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The Fried Chicken Restaurant I Don’t Plan on Visiting Again


Last Updated on January 27, 2022

Last night, I visited a particular fried chicken restaurant for what will surely end up being the last time. I’ll miss the food, but not the service.

Enough is enough. As of last night, a certain fried chicken restaurant is off the list of places I’ll visit.

The reason? It’s quite simple: lousy customer service.

If I like the food a restaurant serves, it will generally take a good deal of bad service before I give up completely.

Last night, it reached that point.

We’re talking about one of those chains that promotes itself as a source of Louisiana/Cajun-inspired cuisine. There are at least a couple of chains that sell that kind of fare.

This chain in particular, for some reason, seems unable to grasp what I’d consider to be a basic concept in the fried chicken restaurant business:

To sell fried chicken, you actually have to cook it.

When it comes to chicken, I’m a breast man. So my typical order is a two-breast dinner with a side or two.

This is a chain where I can’t use the drive-through because too often they’ve given me a thigh instead of a breast. (If you’re going to work in a fried chicken restaurant, you really should be able to tell the difference.)

But most of the time, when I walk inside and place my order, as soon as I say “two-breast dinner,” the cashier pauses from ringing me up and peers into the glass serving case and examines two large stainless steel bins of chicken pieces to see if they even have two breasts cooked.

This, to me, signifies that they know they have a problem when it comes to having a sufficient amount of cooked chicken breasts on hand at any given moment. For whatever reason, however, this doesn’t seem to register with any of them that something should be done about it.

Last night, I ordered. It was a little after 6 p.m., so it was in the middle of the dinner hour.

When I placed my order, the cashier didn’t pause to look, which I took to be a good sign.

I was wrong.

Shortly after a worker other than the cashier took my receipt and began to fill my order, she looked through the bin of chicken and saw that there were no breasts cooked.

Before I started getting angry, however, there was a glimmer of hope: she walked to the back and returned with another bin of freshly-cooked chicken.

“Well this is good news,” I thought to myself.

But it wasn’t. She looked through this large bin of chicken — which I’d estimate contained 30-40 pieces of cooked chicken. And as hard as it may be to believe, the kitchen had just cooked that much chicken and there weren’t even two breasts in the batch.

They had two bins full of thighs, drumsticks and wings. (And not many wings, for that matter.)

No apology, either.

If I were the worker in that situation, I’d have apologized for the all-too-common oversight.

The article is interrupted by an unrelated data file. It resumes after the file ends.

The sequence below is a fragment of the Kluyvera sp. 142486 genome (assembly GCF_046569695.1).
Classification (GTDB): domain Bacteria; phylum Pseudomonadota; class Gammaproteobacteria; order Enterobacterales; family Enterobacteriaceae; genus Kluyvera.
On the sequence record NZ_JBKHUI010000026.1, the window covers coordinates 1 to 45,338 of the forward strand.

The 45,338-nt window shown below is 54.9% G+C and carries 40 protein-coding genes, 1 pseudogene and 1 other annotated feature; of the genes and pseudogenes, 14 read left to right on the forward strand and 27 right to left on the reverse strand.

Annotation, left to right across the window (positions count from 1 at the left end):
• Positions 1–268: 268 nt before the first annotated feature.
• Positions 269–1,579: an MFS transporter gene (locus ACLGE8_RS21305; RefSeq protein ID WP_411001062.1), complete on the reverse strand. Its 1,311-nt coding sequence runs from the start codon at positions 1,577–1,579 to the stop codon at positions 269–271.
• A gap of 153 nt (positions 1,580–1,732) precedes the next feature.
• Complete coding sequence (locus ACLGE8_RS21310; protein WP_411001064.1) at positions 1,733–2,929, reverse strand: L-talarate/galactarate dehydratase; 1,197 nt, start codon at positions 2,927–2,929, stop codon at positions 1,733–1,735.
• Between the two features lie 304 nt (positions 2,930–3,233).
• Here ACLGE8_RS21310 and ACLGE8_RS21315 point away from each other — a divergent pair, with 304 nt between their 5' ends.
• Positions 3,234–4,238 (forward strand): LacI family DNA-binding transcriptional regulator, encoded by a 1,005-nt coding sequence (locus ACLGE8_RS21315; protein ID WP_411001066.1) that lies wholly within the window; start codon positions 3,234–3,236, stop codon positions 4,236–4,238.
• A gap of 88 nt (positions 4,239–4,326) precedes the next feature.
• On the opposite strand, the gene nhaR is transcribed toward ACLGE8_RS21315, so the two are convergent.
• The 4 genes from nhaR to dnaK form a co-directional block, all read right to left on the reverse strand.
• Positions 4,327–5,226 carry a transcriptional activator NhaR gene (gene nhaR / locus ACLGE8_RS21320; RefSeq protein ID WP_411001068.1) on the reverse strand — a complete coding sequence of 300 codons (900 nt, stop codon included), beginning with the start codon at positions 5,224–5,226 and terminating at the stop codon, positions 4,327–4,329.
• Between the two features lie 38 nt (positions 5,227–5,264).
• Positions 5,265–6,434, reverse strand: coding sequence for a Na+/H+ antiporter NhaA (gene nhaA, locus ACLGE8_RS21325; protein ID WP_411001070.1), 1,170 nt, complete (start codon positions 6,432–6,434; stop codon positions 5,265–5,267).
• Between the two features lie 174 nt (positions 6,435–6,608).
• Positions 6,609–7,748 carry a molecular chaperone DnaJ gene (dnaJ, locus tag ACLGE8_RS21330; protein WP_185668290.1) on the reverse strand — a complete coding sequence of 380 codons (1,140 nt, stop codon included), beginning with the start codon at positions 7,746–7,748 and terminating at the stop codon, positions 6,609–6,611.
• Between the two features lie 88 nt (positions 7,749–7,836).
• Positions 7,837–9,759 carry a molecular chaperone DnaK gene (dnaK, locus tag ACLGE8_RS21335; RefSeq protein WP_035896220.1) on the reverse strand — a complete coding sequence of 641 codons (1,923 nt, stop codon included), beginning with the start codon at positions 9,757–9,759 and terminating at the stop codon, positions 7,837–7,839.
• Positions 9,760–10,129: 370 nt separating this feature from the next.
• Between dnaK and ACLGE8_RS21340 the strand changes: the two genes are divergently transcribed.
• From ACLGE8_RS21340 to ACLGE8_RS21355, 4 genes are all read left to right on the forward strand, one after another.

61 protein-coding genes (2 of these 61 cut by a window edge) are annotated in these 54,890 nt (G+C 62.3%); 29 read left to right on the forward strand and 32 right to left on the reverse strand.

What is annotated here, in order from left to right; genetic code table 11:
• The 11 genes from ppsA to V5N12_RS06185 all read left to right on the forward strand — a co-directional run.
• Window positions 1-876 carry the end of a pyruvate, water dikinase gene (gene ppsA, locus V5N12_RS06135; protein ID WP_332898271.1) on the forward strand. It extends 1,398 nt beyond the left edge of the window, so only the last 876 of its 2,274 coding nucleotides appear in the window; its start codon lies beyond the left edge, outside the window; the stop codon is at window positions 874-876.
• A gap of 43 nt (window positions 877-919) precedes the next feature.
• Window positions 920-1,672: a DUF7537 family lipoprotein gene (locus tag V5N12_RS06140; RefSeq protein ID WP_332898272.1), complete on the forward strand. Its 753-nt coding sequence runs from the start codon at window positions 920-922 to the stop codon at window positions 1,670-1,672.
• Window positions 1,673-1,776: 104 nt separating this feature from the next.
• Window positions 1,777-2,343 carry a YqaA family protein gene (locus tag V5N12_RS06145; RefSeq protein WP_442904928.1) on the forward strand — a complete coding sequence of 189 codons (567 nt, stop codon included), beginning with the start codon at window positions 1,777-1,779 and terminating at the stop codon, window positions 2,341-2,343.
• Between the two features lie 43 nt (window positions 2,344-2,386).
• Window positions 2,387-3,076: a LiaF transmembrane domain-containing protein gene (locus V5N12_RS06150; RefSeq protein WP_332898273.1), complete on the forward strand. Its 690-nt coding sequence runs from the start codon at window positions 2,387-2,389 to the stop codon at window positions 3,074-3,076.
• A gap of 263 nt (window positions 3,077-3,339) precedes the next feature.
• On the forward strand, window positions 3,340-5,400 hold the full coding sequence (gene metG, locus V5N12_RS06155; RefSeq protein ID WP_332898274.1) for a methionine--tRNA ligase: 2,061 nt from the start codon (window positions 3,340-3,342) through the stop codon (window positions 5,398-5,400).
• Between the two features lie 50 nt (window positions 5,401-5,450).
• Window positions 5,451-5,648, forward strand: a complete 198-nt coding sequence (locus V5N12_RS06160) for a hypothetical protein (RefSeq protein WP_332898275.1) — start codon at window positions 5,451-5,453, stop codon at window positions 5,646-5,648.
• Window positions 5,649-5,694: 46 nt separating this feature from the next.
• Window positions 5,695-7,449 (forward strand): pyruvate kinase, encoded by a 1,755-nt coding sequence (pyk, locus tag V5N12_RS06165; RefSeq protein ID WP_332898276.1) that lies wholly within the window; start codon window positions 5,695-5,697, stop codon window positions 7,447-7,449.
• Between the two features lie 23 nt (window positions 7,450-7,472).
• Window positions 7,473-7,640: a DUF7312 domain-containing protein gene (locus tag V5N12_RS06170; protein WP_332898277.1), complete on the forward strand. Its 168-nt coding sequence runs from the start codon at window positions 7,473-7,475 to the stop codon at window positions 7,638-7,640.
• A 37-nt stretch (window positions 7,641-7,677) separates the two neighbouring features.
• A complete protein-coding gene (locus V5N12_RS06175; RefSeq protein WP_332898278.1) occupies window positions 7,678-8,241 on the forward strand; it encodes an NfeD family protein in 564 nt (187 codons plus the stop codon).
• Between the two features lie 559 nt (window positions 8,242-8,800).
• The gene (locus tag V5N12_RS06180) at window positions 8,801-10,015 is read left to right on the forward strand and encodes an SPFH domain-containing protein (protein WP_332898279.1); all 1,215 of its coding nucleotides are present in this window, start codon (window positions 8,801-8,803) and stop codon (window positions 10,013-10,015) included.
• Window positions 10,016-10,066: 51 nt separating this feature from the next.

“Sir, I’m very sorrry,” I’d have said, “but we have more chicken cooking and it’ll take about 15 minutes. Would you accept anything else or would you prefer to wait?”

That’s not what she said. Instead, she picked through the chicken with her tongs and looked at me and said, “Take anything else?”

No “I’m sorry,” no attempt to express regret for the inconvenience.

And as for that “15 minutes” I referenced in what I would have said, I know that time because very often when I do order, they tell me that’s how long it’ll be before the chicken’s ready.

But that’s how long it takes to cook it from scratch.

That means that they literally wait until someone orders it to drop it in the fryer.

They can’t think ahead any better than that.

I suggested several chicken strips instead, since, this time, she didn’t even mention that more chicken was being cooked. For all I know, the cook had left for the night!

The strips didn’t have the same flavor as the cooked chicken pieces.

And neither the cashier or the employee behind the case honestly acted like they cared whether I got my food.

Unlike them, when I’m the one who’s actually trying to spend my money in their restaurant, I do happen to care whether I get my food. And I care that I get what I asked for.

It’s really not that unreasonable in my mind.

So when it comes to fried chicken, I suppose I’ll have to be looking for other options.

I’ll certainly not be going there again.

At some point today, I’m going to call their corporate office — again! — and tell them what happened. But this time, I’m going to tell them that I’m done with them.

I’m going to suggest to them that they should send their family members there anonymously and have them order what I did. Maybe then they’ll see how little concern for the customer there actually is.

If enough customers who receive such poor service go somewhere else, they’ll finally get the message.

For their sake, I hope they get the message before they go out of business.

the authorPatrick
Patrick is a Christian with more than 30 years experience in professional writing, producing and marketing. His professional background also includes social media, reporting for broadcast television and the web, directing, videography and photography. He enjoys getting to know people over coffee and spending time with his dog.